Premium vodka label Grey Goose and local Brazilian steak restaurant Texas de Brazil have formed a united front in the war against a common affliction many adults deal with in silence: cocktail-mixing cluelessness.
To help alleviate symptoms and help people live their best mixology life, the companies are presenting mixology classes to amateur and wannabe bartenders want to class up their game.
By Kelli N. McClain, Contributor
Within sight of the Inwood Theater is a Southern good-eats treasure, Texas Scratch Kitchen. In the parking lot, I started thinking, if I have a date, we can have an early dinner and then head over to the Inwood and not even need to move our car. Don’t ask me why, but I always check if a place is date-worthy, and Texas Scratch Kitchen (TSK) definitely is.
My companion and I opted to skip wine that evening, but Texas Scratch Kitchen has a lovely wine list and a full bar toward the back of the restaurant where you can sit and chat if you just want to have a couple of drinks. I love the high-backed seating; it gives the illusion of privacy and intimacy.
By Valerie Jarvie, Contributor
The Maine Lobster Marketing Collaborative visited Dallas a few weeks ago, hosting media, chefs and seafood distributors at Pink Magnolia, chef Blythe Beck’s cheery Oak Cliff Southern bistro. The contingent from New England was here to spread the word that mid-June through November is high season for Maine lobster, considered to be the most premium on the market.
North American lobsters molt their winter hard shells and grow new shells just about now; lobsters landed this time of year off Maine are known as “new shell.” They’re easier to crack open, and the meat is more delicate and tastes sweeter, too, due to a natural brining with seawater which occurs in roomier cavities in lobster claws during this time.
By Kelli N. McClain, Contributor
The age-old question is what or where do you want to go for dinner or a date? I have a classic option in Dallas you may want to give another look, chickadees: Steel Restaurant and Lounge.
When you open the sushi/pan-Asian restaurant’s huge dark doors, you step into … loveliness. The décor is part lounge — as in red high-backed seats and dark wood tables for cozying up in corners — and part bar, with huge TV screens for sports watching. There is something for everyone.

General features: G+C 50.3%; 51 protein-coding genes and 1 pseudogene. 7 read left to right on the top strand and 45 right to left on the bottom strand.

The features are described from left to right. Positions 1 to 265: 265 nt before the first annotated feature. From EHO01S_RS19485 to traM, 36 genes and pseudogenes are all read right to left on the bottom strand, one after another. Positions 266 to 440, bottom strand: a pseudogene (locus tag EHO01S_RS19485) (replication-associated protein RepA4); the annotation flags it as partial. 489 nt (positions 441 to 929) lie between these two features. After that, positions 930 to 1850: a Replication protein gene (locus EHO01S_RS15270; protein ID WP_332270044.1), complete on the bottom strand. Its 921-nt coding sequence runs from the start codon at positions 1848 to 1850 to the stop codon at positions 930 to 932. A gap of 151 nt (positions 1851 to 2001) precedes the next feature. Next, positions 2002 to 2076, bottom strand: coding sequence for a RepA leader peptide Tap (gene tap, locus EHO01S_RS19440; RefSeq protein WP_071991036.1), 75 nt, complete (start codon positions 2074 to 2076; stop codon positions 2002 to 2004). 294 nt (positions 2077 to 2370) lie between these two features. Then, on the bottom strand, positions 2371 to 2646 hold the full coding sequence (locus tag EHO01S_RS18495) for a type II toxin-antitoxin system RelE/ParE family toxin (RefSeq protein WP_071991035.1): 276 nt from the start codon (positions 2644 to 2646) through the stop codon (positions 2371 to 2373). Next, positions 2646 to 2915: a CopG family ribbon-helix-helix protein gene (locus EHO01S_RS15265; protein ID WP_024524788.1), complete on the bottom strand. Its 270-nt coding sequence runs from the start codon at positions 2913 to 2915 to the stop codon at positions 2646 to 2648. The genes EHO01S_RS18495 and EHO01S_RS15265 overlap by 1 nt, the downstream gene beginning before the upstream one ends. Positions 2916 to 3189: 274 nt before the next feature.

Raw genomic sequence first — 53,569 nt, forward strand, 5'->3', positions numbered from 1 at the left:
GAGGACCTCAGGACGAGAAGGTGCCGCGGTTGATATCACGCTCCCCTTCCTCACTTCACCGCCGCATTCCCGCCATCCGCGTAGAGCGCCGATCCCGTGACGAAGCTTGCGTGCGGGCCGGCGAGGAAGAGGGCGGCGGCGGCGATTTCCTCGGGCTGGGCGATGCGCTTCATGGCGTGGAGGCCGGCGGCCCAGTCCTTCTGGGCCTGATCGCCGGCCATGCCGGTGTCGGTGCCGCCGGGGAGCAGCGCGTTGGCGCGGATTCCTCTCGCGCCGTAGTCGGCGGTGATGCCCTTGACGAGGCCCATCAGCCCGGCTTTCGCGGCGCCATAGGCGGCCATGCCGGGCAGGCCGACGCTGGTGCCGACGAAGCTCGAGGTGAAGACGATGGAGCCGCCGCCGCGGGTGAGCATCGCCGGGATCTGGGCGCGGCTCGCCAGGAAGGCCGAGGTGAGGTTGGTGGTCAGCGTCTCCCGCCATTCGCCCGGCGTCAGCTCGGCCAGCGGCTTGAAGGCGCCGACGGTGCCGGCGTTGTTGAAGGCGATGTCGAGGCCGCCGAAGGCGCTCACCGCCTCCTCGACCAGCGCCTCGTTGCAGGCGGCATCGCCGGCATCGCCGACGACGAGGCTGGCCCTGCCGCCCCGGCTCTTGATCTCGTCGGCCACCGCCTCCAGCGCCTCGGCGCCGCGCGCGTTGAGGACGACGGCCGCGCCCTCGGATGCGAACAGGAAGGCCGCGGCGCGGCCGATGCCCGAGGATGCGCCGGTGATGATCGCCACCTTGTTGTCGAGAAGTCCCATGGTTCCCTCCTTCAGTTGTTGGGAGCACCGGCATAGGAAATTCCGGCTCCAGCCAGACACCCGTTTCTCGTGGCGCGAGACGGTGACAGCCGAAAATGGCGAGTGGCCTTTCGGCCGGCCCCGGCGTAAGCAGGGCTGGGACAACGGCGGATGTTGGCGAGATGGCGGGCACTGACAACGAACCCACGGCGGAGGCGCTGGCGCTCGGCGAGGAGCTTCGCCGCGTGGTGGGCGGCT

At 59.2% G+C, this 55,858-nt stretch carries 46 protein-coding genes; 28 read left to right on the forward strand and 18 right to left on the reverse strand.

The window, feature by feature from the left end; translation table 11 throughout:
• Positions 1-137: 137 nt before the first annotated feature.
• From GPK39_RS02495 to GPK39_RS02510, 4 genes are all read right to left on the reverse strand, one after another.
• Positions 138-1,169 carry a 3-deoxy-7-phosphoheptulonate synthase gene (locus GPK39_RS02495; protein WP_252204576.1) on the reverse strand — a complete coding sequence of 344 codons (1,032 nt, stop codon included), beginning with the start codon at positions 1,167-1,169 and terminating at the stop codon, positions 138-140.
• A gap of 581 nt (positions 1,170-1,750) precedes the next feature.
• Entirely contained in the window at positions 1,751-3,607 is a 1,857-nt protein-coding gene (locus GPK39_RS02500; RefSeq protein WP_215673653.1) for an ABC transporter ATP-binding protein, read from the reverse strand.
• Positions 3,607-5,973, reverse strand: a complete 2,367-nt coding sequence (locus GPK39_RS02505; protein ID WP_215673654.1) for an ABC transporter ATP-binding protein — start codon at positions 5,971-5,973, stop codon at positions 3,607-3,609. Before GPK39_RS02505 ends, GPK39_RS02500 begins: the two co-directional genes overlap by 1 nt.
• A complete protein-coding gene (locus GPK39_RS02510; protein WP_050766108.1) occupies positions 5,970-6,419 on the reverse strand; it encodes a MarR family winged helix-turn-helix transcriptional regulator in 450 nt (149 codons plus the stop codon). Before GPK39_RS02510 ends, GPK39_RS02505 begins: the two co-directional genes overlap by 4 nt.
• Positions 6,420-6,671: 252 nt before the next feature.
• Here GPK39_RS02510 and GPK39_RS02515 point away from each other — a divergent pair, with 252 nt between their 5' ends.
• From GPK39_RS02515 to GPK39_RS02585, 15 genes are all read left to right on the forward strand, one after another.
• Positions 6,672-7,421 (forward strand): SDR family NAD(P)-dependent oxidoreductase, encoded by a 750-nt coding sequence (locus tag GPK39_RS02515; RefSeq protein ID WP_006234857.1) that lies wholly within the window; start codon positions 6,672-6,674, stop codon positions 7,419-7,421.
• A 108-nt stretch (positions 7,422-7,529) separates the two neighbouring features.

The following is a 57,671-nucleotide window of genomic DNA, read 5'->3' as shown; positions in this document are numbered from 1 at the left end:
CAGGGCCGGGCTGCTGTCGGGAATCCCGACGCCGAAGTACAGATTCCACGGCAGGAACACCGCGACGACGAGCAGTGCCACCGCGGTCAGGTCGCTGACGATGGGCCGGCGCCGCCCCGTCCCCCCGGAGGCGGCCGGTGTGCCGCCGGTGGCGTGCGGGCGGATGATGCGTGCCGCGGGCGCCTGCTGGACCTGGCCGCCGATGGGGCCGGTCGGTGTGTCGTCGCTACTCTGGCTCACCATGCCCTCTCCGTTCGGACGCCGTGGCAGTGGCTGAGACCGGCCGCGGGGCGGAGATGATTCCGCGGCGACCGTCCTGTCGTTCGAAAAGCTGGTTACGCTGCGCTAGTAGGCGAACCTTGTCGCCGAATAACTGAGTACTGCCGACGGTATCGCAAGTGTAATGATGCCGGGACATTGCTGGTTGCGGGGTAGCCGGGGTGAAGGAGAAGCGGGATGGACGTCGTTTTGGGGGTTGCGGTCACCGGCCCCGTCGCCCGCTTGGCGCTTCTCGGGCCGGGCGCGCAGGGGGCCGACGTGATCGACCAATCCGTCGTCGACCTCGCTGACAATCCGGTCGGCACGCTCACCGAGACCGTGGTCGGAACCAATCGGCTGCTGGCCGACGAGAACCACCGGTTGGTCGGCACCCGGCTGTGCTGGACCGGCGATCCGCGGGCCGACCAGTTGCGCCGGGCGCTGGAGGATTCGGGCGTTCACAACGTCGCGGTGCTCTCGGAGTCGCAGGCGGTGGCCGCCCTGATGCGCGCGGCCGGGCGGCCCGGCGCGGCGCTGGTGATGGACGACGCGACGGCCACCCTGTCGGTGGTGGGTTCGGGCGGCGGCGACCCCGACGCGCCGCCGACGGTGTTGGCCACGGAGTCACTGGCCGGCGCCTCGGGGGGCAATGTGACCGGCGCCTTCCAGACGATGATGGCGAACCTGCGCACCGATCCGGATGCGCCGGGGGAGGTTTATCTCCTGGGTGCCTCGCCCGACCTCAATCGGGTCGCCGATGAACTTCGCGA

The food here represents Indochine, Vietnamese, Chinese, Japanese and Korean cuisines. If you are a foodie, food explorer or just plain ready for something new, come to Steel and find it.
By Kelli McClain, Contributor
I have recently discovered that The Grill on the Alley — the steakhouse located at the Galleria Dallas — is an amazing place to go after work and enjoy a little happy hour (Bonus for me? It’s not even 10 minutes from my office!).
Tucked over by the Westin, its dark clubby vibe (think images of 1940s actors and actresses on the walls, accenting dark mahogany woodwork) makes it perfect for the after-work crowd. I was invited to try the restaurant’s spring menu, which is fabulous.
The first thing to try is the Grill 75, a nice little twist on the French 75; it’s not on the menu but ask for it — you’ll want to after a hard day’s work.
I had a chance to pose a few questions to Jimmy Niwa, owner of Niwa Japanese BBQ, a first-of-its-kind restaurant that recently opened in Dallas’ Deep Ellum neighborhood.
As a South Korea resident and super-fan of Korean BBQ, I just had to find out what’s different about what I eat here and the similarly hands-on, meat-centric Japanese cuisine called yakiniku. Niwa was game to explain more about it, talk about his restaurant background, and discuss why now was a great time to bring yakiniku to Dallas …